Elumelu Bemoans Poor Healthcare Budget, Infrastructure in Africa

•Reveals how TEF supported 700 healthcare entrepreneurs

Kayode Tokede

The Chairman, United Bank for Africa (UBA), Mr. Tony Elumelu, yesterday, stressed that Africa as a continent was behind with limited budgets and poor healthcare infrastructure, stressing that poor health outcomes affect everyone.

Elumelu, who was invited by his friend, Badr Jafar, participated in the agenda-setting opener for the Abu Dhabi Global Healthcare Week in United Arab Emirates (UAE).

He stated that healthcare issues were becoming more severe due to climate change, adding that 40 per cent health care facilities in Africa do not have reliable power supply.

Elumelu, during the panel session pointed out that the quality of healthcare in the world’s poorest countries could have an impact on the richest countries as the world is interconnected, and climate change is making transmission happen faster.

Specifically, he mentioned the Covid-19 case that started in China and quickly spread to all parts of the world, calling on stakeholders to be interested in global health equity and not just national health because poor health outcomes affect everyone everywhere.

Offering solutions, he called on private and public sectors and the development world to prioritise appropriate capital allocation and investments in innovation (health research and health technology / IT) to drive global improvements in health outcomes.

He disclosed that his foundation, the Tony Elumelu Foundation (TEF) had funded 700 healthcare entrepreneurs, with a gender distribution ratio of 49per cent male to 51per cent female, which he said was just a tip of the iceberg.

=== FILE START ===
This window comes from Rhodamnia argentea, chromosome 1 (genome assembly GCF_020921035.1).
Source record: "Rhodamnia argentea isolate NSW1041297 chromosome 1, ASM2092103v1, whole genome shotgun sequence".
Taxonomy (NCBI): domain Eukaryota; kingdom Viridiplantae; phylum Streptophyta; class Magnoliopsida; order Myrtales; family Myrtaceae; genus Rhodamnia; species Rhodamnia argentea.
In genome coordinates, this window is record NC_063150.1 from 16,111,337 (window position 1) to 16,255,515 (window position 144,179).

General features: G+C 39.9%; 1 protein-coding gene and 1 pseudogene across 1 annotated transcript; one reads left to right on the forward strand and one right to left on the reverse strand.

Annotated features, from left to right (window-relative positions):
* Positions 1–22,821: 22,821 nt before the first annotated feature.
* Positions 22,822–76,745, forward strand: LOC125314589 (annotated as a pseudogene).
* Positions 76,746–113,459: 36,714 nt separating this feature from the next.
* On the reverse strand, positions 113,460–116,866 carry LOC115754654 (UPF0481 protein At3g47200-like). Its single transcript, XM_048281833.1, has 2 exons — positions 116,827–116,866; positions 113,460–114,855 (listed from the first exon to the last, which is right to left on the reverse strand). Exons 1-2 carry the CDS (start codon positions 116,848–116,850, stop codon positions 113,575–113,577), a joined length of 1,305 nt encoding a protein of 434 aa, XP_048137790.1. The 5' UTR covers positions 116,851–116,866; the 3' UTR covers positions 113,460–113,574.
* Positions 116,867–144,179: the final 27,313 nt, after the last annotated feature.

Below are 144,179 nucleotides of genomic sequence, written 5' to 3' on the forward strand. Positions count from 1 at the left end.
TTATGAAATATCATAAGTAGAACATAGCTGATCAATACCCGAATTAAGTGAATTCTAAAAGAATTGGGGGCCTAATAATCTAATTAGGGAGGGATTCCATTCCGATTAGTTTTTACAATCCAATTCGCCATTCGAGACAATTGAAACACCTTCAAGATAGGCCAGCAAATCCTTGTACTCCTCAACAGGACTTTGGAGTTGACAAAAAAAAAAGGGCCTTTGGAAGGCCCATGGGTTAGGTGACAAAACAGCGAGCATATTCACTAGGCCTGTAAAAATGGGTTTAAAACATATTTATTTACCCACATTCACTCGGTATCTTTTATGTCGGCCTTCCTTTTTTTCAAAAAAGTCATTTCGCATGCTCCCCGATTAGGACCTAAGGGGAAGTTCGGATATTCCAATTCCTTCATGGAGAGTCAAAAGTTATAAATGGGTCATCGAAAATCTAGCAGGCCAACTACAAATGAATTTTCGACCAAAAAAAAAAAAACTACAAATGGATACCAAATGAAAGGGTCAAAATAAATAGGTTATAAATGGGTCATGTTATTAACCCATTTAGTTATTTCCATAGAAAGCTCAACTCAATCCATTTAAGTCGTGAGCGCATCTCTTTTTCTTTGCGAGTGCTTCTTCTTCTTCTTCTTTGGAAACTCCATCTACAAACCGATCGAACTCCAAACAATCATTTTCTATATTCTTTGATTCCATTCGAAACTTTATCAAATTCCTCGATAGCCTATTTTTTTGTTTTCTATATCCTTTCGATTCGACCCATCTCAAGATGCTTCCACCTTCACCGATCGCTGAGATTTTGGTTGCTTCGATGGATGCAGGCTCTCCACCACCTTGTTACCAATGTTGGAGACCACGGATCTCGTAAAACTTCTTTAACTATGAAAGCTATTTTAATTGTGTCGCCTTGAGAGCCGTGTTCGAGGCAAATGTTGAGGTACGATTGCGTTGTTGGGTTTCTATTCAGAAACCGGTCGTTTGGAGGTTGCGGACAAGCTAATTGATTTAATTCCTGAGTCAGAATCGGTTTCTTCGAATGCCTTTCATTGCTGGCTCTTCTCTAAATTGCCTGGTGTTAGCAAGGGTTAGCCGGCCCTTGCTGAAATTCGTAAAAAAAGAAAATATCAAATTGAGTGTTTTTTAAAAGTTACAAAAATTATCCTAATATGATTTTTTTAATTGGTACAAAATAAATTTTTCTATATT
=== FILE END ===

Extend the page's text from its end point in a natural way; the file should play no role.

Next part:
“These entrepreneurs have gone on to help communities and even their countries in advancing health care delivery in Africa,” he said.

He stated further that, “It is not just early-stage entrepreneurs and companies that make a difference. Big pharma also has a role to play here.

“To ensure a sustainable health future for all, there is need to review the current patent system and effect reforms while still incentivising innovation.

“There also needs to be incentives for big pharma to partner on R&D for diseases from lower income countries.

“Incentives for investing in R&D and manufacturing facilities for big pharma in developing countries are also important — so leveraging the global trade system is also an important element of global health equality.

“Even beyond pharma, the same steps should be taken to open up access to medical devices research and manufacturing, health care business model innovation, and so on.”

On energy deficit and healthcare delivery, he challenged stakeholders in the private and public sector to work innovatively across social sectors to achieve results.

“The global renewable energy sector, both thermal and hydro energy sectors should step in to address this massive energy deficiency in Africa to realise health outcomes in Africa,” he said.

On climate change and healthcare delivery, he noted that, “With private sector innovation, startup funding from foundations and financial institutions, health care policies from national and global health systems, investments from all as well as cross sector collaboration, we can definitely move humanity forward.”

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